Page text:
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8 Horror Novels That Take Place in Under 48 Hours


I love a confined story. A book or film that takes place in a single place or a confined timeframe. In fact, I love the concept so so much that I wrote a thriller using this format (insert obligatory Midnight on Beacon Street plug). So, here is a list of horror novels and thrillers that take place during the course of 48 hours or less.


And shoutout to Virginia Woolf 's Mrs. Dalloway, which is a totally different genre but does the single-day story absolutely beautifully.



Survive the Night by Riley Sager (Dutton, 2021)


From the publisher:


"It’s November 1991. Nirvana’s in the tape deck, George H. W. Bush is in the White House, and movie-obsessed college student Charlie Jordan is in a car with a man who might be a serial killer. Josh Baxter, the man behind the wheel, is a virtual stranger to Charlie. They met at the campus ride board, each looking to share the long drive home to Ohio. Both have good reasons for wanting to get away. For Charlie, it’s guilt and grief over the shocking murder of her best friend, who became the third victim of the man known as the Campus Killer. For Josh, it’s to help care for his sick father—or so he says. The longer she sits in the passenger seat, the more Charlie notices there’s something suspicious about Josh, from the holes in his story about his father to how he doesn’t want her to see inside the trunk. As they travel an empty, twisty highway in the dead of night, an increasingly anxious Charlie begins to think she’s sharing a car with the Campus Killer. Is Josh truly dangerous? Or is Charlie’s jittery mistrust merely a figment of her movie-fueled imagination? One thing is certain—Charlie has nowhere to run and no way to call for help. Trapped in a terrifying game of cat and mouse played out on pitch-black roads and in neon-lit parking lots, Charlie knows the only way to win is to survive the night."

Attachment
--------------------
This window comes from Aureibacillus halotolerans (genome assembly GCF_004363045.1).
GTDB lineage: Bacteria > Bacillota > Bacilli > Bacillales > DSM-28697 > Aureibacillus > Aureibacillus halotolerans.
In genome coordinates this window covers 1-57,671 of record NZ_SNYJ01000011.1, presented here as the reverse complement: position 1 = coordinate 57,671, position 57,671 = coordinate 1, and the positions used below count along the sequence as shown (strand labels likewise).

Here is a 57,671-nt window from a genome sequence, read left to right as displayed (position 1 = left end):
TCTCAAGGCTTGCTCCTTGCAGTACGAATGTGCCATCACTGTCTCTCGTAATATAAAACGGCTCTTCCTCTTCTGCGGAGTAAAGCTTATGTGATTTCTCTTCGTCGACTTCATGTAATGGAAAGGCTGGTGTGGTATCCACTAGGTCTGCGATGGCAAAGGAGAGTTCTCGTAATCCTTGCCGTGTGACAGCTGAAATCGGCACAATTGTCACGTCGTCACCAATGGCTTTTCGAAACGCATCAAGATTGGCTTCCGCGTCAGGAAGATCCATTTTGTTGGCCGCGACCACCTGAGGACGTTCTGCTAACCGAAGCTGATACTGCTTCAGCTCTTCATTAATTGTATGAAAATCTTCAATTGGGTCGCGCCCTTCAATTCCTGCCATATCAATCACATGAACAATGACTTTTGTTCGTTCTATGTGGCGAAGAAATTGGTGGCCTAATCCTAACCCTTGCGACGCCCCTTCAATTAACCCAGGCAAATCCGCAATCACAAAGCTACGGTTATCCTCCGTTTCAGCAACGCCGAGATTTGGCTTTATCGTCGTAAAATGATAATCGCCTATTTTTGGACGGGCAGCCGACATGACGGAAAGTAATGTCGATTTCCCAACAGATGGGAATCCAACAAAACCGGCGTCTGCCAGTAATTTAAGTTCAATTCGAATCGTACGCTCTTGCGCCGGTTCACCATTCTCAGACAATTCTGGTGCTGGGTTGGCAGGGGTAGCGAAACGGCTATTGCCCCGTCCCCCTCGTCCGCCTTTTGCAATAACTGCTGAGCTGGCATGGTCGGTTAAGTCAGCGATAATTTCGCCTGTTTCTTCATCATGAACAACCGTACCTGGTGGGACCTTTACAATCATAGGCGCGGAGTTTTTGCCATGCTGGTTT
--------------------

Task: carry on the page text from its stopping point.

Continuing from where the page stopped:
Like Mother by Cassandra Austin (Penguin Random House Australia, 2021)


From the publisher:


"It’s 1969 and mankind has leapt up to the moon, but a young mother in small-town Australia can’t get past the kitchen door. Louise Ashland ­is exhausted – her husband, Steven, is away on the road and her mother, Gladys, won't leave her alone. At least her baby, Dolores, has finally stopped screaming and is sweetly sleeping in her cot. Right where Louise left her. Or is she?


As the day unravels, Louise will unearth secrets her mother – and perhaps her own mind – have worked hard to keep buried. But what piece of family lore is so terrible that it has been kept hidden all this time? And what will exposing it reveal about mother and daughter?


Like Mother explores what is handed down from generation to generation, and asks us whether a woman’s home is her castle or her cage."


The Cabin at the End of the World by Paul Tremblay (William Morrow, 2018)


From the publisher:


"Seven-year-old Wen and her parents, Eric and Andrew, are vacationing at a remote cabin on a quiet New Hampshire lake. Their closest neighbors are more than two miles in either direction along a rutted dirt road.